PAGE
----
I was just wondering how virtual instruments handle sample rate conversion. I know that most sampled virtual instruments are recorded at 44.1. If you're working in a session at say, 48k does the conversion happen at the VI level or in your sequencer? Are there artifacts? Color changes?
Most of my experience dealing with mixing live audio tracks, I definitely prefer working at 48k and since most of my delivery is for film and TV, my end product is going be 48k at least upon delivery. But for some of my new projects where I will be working primarily with virtual instruments that were originally sampled at 44.1, I wonder if there is really any advantage or even if it is a disadvantage because of the need at some level for the sounds to be resampled. Is working at 48k in a world of virtual instruments just unneccessary CPU drain?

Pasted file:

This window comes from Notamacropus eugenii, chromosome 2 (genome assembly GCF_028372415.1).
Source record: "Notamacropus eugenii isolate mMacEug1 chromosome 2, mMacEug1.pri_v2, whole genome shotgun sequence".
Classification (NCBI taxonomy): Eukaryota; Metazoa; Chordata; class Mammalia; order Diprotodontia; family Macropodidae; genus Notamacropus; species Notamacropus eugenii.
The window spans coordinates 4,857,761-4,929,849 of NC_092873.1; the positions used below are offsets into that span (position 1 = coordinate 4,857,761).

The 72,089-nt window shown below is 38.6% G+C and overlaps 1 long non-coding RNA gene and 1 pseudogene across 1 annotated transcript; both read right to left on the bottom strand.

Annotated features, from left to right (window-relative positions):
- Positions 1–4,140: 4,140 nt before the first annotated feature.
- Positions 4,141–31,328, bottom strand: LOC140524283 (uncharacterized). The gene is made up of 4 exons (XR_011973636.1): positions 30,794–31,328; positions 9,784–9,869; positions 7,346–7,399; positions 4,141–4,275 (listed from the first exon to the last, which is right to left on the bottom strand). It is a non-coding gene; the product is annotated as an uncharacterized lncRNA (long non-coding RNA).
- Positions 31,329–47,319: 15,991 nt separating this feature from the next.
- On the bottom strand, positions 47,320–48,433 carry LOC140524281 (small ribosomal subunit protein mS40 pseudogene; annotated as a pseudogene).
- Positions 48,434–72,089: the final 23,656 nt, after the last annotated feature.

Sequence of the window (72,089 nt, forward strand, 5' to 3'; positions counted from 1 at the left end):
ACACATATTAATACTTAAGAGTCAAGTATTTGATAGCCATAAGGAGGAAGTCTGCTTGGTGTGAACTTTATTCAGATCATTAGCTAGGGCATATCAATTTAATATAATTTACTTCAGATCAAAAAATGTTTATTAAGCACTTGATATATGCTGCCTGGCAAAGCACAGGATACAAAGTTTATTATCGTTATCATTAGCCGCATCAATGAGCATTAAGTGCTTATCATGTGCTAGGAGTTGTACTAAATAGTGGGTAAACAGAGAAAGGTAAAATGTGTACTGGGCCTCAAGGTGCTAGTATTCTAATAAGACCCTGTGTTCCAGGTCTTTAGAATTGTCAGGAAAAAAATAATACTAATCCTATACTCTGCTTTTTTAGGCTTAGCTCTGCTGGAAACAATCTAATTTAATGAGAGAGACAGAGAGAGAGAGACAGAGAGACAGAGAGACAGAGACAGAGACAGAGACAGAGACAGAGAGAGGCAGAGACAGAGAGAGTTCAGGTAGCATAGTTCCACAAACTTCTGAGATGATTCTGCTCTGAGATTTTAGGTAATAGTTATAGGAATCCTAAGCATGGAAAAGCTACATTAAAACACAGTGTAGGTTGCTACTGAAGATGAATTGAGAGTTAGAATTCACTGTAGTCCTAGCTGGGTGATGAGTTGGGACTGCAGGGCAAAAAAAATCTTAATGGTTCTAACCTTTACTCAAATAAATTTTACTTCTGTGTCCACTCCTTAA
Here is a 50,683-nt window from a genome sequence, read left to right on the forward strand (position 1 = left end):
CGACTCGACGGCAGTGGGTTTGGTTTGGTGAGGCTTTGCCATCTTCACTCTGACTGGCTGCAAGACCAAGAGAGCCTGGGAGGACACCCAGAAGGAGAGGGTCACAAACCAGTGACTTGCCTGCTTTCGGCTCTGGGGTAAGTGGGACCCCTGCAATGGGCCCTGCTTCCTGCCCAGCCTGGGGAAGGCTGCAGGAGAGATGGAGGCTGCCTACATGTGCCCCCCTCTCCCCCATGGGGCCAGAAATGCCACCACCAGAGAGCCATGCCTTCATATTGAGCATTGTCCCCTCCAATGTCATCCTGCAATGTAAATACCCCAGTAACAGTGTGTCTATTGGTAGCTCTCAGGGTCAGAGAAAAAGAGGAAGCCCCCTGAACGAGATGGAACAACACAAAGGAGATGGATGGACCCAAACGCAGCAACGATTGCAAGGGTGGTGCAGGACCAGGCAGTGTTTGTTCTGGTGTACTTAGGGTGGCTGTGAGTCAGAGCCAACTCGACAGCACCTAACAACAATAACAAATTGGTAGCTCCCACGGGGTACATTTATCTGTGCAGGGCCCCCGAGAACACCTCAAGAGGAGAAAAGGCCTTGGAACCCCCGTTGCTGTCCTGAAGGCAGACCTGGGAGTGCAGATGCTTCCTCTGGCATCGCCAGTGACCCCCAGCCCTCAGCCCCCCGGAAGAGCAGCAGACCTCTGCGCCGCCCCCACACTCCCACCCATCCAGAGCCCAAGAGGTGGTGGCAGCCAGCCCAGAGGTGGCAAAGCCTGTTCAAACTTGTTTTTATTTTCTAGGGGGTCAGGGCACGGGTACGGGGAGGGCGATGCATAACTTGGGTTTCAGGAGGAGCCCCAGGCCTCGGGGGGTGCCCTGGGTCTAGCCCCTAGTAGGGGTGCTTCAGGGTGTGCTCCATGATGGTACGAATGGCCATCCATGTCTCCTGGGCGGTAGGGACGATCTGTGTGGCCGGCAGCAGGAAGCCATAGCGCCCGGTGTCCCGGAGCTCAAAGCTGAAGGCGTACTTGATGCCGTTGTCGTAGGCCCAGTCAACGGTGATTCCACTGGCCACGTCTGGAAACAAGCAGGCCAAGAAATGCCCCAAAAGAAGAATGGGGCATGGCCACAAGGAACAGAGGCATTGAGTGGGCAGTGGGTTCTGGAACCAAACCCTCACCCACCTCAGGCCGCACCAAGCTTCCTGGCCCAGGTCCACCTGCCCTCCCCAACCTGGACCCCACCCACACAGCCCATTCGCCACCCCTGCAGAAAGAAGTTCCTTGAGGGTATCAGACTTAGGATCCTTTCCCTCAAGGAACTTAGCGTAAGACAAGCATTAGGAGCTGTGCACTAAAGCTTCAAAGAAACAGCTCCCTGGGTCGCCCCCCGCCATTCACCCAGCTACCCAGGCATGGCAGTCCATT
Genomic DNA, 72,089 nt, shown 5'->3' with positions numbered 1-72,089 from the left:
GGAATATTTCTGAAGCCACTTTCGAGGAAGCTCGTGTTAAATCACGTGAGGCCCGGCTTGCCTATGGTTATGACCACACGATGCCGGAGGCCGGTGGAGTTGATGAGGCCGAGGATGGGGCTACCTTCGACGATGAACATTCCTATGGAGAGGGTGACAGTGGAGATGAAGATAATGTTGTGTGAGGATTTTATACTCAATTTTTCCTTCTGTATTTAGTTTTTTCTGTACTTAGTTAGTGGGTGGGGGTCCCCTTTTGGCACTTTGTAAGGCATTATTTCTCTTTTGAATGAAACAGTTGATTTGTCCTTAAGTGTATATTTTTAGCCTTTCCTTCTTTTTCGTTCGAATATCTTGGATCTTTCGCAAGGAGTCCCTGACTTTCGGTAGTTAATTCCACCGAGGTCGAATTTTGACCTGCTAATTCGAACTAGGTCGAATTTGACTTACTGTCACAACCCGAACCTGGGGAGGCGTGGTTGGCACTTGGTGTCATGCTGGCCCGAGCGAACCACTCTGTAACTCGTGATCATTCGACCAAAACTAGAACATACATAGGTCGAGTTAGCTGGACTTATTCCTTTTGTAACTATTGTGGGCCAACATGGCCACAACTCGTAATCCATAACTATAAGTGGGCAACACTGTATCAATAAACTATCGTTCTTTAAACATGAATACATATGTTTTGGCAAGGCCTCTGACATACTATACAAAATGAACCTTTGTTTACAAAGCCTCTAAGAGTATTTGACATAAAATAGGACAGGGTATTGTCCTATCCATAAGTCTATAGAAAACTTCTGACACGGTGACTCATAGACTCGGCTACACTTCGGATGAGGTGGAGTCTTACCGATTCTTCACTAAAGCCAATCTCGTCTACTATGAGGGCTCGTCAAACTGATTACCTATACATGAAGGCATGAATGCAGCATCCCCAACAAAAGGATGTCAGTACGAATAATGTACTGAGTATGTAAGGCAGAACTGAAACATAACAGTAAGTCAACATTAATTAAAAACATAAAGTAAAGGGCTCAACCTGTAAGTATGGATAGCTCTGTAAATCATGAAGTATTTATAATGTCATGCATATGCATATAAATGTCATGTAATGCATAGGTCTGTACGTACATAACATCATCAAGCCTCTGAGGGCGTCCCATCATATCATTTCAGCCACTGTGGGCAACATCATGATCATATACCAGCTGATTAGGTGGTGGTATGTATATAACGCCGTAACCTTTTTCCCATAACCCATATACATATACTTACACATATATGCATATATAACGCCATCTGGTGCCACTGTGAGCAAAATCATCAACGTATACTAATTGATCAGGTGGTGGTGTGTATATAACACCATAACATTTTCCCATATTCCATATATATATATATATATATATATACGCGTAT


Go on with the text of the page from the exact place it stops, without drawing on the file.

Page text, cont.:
After giving this topic much thought, here's what I've come up with.
Two computers, both with Kontakt 2. One runs ProTools at 48k, the other runs Logic at 44.1. I do drums and percussion on the ProTools system at 48; strings, winds and brass are in Logic at 44.1. The Logic computer has a firewire interface that I patch analogue out to my Digidesign 192 analogue in.
All quicktime and recorded audio go on the ProTools system. Thls also gives me a score window in Logic for the parts where it makes a difference. Logic chases ProTools through MTC. I can really hear the Logic on-the-fly conversion with strings, so this avoids it.
Maybe not the best solution, but sounds good and is powerful. I often forget which keyboard spacebar to press. Trading tempos back and forth can be a pain.